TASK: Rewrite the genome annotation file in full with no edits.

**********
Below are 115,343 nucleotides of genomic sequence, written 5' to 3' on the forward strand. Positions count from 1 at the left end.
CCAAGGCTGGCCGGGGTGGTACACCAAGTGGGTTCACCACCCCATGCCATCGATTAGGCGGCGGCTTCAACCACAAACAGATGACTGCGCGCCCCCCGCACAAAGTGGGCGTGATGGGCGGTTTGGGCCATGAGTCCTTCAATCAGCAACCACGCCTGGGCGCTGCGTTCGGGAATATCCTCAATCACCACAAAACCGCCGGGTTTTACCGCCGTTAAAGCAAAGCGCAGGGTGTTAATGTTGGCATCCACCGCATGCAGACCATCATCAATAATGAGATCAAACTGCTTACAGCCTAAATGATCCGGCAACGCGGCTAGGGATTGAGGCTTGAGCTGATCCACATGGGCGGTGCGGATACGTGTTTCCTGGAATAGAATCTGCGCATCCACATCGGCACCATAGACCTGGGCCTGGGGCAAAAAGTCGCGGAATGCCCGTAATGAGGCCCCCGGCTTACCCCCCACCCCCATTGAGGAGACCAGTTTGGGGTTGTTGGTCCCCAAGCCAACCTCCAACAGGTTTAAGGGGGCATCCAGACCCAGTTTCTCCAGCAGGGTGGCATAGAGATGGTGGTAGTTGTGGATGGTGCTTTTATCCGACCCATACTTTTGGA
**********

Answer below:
Below are 115,343 nucleotides of genomic sequence, written 5' to 3' on the forward strand. Positions count from 1 at the left end.
CCAAGGCTGGCCGGGGTGGTACACCAAGTGGGTTCACCACCCCATGCCATCGATTAGGCGGCGGCTTCAACCACAAACAGATGACTGCGCGCCCCCCGCACAAAGTGGGCGTGATGGGCGGTTTGGGCCATGAGTCCTTCAATCAGCAACCACGCCTGGGCGCTGCGTTCGGGAATATCCTCAATCACCACAAAACCGCCGGGTTTTACCGCCGTTAAAGCAAAGCGCAGGGTGTTAATGTTGGCATCCACCGCATGCAGACCATCATCAATAATGAGATCAAACTGCTTACAGCCTAAATGATCCGGCAACGCGGCTAGGGATTGAGGCTTGAGCTGATCCACATGGGCGGTGCGGATACGTGTTTCCTGGAATAGAATCTGCGCATCCACATCGGCACCATAGACCTGGGCCTGGGGCAAAAAGTCGCGGAATGCCCGTAATGAGGCCCCCGGCTTACCCCCCACCCCCATTGAGGAGACCAGTTTGGGGTTGTTGGTCCCCAAGCCAACCTCCAACAGGTTTAAGGGGGCATCCAGACCCAGTTTCTCCAGCAGGGTGGCATAGAGATGGTGGTAGTTGTGGATGGTGCTTTTATCCGACCCATACTTTTGGA